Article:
How I chose a law school

BY REBECCA AGULE

As the year rolls along, I feel I must make a rather hefty confession. The truth to why I have chosen to attend law school might disturb some of you, and for that, I am sorry, but this is something I simply must disclose.

No one within my circle of family and friends seems to believe my standard answer to their “Why law school/Why Harvard?” questions. When I start droning loftily about utilizing justice to empower goodness or seeking challenges greater than those that were available to me in my last job as the assistant to the VP-in-charge-of-whatever, I sense they are simply nodding along because it’s the easiest thing to do. Given I know the truth, and they know I know the truth and I know they know I know the truth, well, patronizing me is just a little less confusing.

My mother’s fears about my ability to flourish at Harvard best explain my impetus to attend. The traditional concerns about academic and social success, withstanding the harsh New England winters, or even re-acclimating myself to life in a dorm (yeah, I live in a dorm. I share a bathroom. That seems to sink in again every morning when I actually don sandals to showerÉ) are not what worry her. Instead, she recognizes the real dangers that confront me each year starting in the first week of April and running through September (and now, it seems, October).

Right across the Charles River, close enough to swing by on an easy run (a fact I intentionally discovered while at admitted students weekend last spring), sits my attraction to Boston. Fenway Park. Yep, I chose Harvard because of the Boston Red Sox. With my family and my roots south of the Mason-Dixon line, I have, ironically enough, decided to surround myself with a bunch of Yanks who say “soda” and can’t distinguish between grilling and barbeque, for the privilege of being close to the Red Sox. Do they have support groups for this kind of thing?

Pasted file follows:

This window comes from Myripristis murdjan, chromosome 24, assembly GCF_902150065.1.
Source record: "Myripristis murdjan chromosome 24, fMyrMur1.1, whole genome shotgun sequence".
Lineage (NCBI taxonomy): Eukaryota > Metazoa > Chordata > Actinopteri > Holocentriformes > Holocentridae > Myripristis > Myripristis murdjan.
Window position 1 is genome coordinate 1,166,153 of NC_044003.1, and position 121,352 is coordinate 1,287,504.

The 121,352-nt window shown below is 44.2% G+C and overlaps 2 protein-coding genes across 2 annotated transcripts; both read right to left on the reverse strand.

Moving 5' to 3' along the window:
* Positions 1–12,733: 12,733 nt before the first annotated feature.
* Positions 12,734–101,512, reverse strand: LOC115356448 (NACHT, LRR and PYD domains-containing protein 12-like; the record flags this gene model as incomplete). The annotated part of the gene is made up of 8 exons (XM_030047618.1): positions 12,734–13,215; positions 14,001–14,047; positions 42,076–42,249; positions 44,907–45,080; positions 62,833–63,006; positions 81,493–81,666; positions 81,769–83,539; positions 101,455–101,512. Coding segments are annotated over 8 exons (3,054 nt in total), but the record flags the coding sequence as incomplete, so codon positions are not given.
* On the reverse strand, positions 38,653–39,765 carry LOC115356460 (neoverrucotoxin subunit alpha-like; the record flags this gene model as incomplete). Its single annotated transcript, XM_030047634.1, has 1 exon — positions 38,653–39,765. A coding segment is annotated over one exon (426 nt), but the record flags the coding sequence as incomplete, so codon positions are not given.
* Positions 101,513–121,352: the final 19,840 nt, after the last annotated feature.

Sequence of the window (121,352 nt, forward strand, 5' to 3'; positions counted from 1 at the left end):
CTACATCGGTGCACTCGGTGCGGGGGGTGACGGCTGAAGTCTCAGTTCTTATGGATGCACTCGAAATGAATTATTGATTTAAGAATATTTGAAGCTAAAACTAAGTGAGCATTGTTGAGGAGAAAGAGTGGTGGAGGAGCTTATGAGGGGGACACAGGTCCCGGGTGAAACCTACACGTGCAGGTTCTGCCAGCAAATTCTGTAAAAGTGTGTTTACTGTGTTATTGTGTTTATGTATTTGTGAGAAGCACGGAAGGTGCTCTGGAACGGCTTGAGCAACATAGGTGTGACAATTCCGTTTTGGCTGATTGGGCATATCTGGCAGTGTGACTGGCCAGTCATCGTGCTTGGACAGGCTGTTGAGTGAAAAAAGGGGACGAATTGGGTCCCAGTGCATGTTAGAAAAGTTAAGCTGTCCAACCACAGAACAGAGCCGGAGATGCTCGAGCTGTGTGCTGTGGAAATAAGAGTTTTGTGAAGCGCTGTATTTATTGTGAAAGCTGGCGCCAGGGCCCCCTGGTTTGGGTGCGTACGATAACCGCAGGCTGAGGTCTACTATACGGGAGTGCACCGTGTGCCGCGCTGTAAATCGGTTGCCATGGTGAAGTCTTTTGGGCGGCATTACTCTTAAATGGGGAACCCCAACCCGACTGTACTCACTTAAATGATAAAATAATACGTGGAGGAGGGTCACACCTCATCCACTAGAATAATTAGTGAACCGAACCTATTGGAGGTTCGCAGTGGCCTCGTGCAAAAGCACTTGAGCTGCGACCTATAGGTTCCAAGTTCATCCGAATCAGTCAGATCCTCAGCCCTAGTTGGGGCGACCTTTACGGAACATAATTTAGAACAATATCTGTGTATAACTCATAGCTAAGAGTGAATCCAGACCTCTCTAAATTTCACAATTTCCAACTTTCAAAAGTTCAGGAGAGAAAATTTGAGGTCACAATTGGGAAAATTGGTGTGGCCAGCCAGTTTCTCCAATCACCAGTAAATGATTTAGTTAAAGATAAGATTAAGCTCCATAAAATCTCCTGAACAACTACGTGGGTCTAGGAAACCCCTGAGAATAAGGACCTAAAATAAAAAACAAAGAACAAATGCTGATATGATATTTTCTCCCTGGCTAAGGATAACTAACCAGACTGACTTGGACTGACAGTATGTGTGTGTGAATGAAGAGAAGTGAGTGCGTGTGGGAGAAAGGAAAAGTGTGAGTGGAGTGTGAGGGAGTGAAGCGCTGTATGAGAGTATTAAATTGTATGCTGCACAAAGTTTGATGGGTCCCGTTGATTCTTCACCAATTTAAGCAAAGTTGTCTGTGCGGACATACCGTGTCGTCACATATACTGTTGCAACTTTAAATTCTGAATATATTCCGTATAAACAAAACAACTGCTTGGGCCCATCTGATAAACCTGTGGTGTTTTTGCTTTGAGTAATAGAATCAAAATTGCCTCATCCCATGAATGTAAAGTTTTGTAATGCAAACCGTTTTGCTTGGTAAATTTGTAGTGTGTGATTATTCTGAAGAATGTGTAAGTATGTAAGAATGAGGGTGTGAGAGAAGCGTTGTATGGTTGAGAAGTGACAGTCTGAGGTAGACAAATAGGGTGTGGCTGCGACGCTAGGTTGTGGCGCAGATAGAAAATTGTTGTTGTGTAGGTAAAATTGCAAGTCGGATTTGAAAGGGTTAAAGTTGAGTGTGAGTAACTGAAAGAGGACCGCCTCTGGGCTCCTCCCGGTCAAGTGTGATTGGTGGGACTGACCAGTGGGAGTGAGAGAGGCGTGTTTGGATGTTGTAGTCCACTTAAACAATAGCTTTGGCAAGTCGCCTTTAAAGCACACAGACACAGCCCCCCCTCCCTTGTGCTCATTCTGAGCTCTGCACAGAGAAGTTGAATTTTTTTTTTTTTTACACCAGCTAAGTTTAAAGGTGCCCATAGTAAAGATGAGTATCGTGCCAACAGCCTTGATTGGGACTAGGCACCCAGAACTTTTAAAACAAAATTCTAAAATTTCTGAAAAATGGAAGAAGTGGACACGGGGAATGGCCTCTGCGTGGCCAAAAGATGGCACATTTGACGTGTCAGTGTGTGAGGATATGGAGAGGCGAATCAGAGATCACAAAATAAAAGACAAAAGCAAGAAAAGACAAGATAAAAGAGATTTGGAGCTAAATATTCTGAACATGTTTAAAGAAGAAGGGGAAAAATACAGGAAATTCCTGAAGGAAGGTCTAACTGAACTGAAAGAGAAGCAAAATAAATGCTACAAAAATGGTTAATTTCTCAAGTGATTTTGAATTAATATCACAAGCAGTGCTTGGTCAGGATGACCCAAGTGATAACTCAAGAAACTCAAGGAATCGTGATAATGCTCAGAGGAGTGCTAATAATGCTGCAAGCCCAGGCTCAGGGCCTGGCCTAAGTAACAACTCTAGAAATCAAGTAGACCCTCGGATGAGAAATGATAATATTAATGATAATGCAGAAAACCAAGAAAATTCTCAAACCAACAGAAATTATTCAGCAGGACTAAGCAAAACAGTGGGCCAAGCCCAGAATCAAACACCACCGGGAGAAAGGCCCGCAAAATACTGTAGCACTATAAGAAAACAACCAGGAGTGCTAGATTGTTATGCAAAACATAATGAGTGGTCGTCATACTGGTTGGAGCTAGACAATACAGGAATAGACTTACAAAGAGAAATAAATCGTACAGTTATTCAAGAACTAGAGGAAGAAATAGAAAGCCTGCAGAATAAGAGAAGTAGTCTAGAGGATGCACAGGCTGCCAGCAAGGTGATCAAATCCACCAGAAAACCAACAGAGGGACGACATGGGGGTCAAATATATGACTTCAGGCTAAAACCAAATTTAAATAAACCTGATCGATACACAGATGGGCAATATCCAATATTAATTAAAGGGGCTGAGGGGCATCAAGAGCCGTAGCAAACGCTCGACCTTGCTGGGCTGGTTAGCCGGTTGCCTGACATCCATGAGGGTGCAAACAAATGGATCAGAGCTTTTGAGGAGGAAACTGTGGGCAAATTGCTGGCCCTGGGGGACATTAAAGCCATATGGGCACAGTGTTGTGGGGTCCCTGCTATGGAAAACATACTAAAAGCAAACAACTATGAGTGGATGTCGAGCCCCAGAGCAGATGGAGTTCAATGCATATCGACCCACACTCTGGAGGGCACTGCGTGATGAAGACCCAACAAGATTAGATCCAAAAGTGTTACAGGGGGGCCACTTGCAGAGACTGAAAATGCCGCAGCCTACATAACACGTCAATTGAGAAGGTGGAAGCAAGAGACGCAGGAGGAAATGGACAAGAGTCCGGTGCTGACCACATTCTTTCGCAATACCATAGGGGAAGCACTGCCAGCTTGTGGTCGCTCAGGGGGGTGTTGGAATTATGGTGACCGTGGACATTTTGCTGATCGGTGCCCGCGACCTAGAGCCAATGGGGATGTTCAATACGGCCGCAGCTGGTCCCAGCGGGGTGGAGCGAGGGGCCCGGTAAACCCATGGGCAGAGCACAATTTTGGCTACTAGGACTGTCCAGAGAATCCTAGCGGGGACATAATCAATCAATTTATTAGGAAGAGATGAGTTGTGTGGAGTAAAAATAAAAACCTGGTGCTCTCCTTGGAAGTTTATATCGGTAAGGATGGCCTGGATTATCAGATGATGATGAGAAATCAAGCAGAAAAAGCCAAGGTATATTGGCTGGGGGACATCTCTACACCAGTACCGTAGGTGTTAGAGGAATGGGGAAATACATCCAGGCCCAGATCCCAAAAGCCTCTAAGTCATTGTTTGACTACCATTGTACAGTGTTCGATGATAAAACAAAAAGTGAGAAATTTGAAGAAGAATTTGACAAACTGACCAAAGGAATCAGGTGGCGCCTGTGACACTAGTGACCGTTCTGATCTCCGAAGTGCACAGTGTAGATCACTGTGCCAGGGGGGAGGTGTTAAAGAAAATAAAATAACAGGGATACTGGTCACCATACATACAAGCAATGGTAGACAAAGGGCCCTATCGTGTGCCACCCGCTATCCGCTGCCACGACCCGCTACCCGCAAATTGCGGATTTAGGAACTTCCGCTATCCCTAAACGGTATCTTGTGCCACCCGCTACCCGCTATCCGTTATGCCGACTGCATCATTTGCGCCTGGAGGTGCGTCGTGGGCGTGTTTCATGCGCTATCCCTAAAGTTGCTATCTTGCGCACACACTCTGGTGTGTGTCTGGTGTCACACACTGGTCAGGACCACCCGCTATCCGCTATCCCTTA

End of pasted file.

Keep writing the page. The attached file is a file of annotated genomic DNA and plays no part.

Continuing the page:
Noting their history, perhaps I should have been warier about justifying three more years of schooling and the debt we will all come to know and love with an organization that has a proclivity for breaking my heart. In addition, spring exams are going to be arduous enough without the temptations of NESN and Landsdowne, without having the Sox right in my own backyard. I won’t even broach the topic of getting to class as the playoffs continue, mainly because my superstitions prohibit me from thinking in such terms. My mother questions, and I am inclined to agree, how on earth I am going to force myself to study when forcing myself into the tiny seats at the ballpark will be so very easy. I know she secretly hopes that my living below the poverty line will prevent me from attending games. Little does she know that a girl can live on Ramen noodles and baseball alone. Not to mention that programs and scorecards can be purchased with book money.